Unfortunately, the authors didn’t define what they meant by “satisfactory sex,” so it's not clear whether it means sex that was satisfying or simply sex that you didn’t hate. They did specify that it was sex that was consensual.

While I applaud the authors of this study for researching such an important and under-studied subject, I was disappointed at how poorly the study was presented. When I was on the editorial board of the Journal of Sexual Medicine, I would never have green-lighted this study for publication without requiring serious changes. If I were teaching a graduate course on research and study design, this study would be on my examples of what you shouldn’t do. Still, there’s a lot we can learn from it.

Are the Findings Right or Wrong?

Do my concerns about this study mean the findings are wrong? I can’t tell you, because the way the authors arrived at them is confusing. Fortunately, we can learn almost as much from studies with flaws as from studies that hit it out of the park. Even the most respected studies in human behavior often have more weaknesses than strengths. This doesn’t mean we should ignore or dismiss them but that we need to be careful about generalizing the results of any study beyond the individuals who were actually studied.

The Internet Must Have Been Down

Internet convenience studies (AKA, online studies) are known for their large number of respondents. This is perhaps their greatest strength. Yet even after posting ads at different hospitals, universities and on social platforms such as Facebook, only 223 women and 76 men ended up completing the entire questionnaire for this study.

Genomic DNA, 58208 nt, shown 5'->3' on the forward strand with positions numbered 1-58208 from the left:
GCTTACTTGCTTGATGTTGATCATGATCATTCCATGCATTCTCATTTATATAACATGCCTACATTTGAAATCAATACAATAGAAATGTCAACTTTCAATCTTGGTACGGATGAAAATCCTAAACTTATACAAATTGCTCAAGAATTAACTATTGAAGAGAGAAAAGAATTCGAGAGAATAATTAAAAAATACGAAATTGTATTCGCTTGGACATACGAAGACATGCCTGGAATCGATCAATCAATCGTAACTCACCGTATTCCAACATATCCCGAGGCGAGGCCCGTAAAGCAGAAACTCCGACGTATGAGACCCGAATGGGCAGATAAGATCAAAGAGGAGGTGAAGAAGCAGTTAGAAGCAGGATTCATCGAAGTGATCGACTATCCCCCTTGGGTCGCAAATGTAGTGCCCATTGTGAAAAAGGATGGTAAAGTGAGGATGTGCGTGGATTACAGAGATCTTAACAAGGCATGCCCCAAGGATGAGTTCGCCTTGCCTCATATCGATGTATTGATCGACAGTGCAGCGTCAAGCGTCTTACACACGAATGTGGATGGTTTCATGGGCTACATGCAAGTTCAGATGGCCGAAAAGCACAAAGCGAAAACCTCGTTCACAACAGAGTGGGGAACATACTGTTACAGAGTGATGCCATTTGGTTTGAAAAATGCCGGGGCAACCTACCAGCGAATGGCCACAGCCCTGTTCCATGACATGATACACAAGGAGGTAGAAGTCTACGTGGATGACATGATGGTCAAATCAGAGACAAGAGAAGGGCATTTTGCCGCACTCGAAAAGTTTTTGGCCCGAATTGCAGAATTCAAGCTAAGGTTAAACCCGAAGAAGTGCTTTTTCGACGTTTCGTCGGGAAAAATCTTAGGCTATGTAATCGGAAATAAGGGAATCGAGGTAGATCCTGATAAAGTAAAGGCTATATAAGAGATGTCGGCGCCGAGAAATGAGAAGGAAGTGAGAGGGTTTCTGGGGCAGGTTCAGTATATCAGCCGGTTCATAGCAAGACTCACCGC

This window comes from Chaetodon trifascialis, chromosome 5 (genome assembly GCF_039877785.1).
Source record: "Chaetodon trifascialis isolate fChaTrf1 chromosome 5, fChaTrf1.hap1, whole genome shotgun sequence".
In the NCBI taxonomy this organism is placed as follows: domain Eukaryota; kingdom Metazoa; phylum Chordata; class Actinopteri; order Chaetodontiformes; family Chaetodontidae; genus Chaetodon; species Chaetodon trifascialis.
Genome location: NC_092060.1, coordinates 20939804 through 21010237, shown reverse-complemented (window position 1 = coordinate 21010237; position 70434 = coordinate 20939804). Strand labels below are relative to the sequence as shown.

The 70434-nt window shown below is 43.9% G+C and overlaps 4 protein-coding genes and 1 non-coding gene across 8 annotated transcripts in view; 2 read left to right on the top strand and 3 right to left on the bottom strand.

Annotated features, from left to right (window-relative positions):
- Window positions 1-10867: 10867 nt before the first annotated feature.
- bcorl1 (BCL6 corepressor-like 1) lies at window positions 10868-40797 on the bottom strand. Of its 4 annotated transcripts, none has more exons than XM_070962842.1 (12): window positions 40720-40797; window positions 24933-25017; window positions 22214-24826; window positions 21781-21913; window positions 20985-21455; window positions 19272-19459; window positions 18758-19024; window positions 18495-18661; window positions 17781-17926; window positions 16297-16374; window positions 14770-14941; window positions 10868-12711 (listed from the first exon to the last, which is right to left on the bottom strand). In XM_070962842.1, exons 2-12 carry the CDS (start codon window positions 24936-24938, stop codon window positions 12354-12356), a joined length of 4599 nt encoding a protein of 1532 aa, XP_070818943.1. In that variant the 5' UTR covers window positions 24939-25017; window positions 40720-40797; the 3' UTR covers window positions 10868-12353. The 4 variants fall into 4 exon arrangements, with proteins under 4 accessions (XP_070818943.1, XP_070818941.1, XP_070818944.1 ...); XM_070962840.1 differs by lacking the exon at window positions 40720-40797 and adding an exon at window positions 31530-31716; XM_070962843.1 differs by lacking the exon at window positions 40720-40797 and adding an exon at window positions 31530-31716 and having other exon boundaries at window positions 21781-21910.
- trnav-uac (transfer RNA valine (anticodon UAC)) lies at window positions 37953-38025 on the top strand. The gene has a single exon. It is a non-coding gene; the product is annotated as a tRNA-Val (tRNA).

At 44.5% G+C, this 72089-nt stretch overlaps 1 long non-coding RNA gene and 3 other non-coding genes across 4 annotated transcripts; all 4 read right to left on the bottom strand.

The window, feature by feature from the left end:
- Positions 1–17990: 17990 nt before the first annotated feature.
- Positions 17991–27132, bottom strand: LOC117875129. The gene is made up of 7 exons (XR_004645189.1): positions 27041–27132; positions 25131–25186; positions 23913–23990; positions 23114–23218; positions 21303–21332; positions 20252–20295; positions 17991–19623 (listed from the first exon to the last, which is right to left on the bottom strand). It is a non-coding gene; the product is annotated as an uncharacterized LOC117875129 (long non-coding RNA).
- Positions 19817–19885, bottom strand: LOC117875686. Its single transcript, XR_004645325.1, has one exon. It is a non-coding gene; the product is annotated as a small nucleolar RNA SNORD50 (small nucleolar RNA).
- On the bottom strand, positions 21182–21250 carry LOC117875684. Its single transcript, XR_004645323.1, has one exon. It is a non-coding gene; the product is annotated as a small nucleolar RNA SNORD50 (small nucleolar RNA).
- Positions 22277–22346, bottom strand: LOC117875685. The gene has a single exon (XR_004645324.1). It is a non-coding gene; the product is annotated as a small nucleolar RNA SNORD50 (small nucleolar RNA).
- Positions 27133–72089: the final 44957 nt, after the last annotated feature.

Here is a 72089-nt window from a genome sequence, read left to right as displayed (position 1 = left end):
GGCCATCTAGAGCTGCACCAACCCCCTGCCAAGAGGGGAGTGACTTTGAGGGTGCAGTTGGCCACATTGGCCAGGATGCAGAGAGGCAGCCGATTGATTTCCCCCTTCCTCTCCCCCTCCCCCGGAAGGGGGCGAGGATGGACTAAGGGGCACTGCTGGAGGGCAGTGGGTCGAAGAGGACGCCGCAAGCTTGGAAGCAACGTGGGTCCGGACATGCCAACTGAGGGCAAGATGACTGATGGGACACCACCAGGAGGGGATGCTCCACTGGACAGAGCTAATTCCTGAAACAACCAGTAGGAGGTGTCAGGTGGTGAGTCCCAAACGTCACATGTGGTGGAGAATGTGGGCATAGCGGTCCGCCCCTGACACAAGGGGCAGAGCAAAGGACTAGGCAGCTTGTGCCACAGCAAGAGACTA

What particularly concerns me is the average male in this study was almost 43 years old, or more than 8 years older than the average female, and 21.1% of the men who filled out the questionnaires “suffered from a clinically diagnosed (but-self reported) depression.” What? According to the National Institute of Mental Health, about 5. 3% of males suffer from major depression, so it seems a big chunk of the few men who completed this online study were unhappy dudes. More importantly--why, if you could only find 76 men on the entire Internet to complete your study, would you even include males?

Low Energy and Lethargy after Sex and Masturbation?

Since the beginning of time, humans have used masturbation as a way to help speed up the transition from wakefulness to sleep. So I don’t understand why this study would say that feelings of lethargy or low energy after masturbation are symptoms as opposed to a goal.

Also, what if a man has worked hard to please a partner during partner sex? Perhaps that’s not tiring to men in Switzerland and Germany where the study was done, but it can be for men in the United States.

It could be the problem is one of translation from German or Swiss into English. Maybe ”low energy” is not what the authors meant. (I emailed the lead author with questions about this, but did not receive a reply. ) Unfortunately, when a study is only a couple of pages long and doesn’t include the actual questions that were asked, it tends to leave readers scratching their heads.

Flu-Like Symptoms After Sex?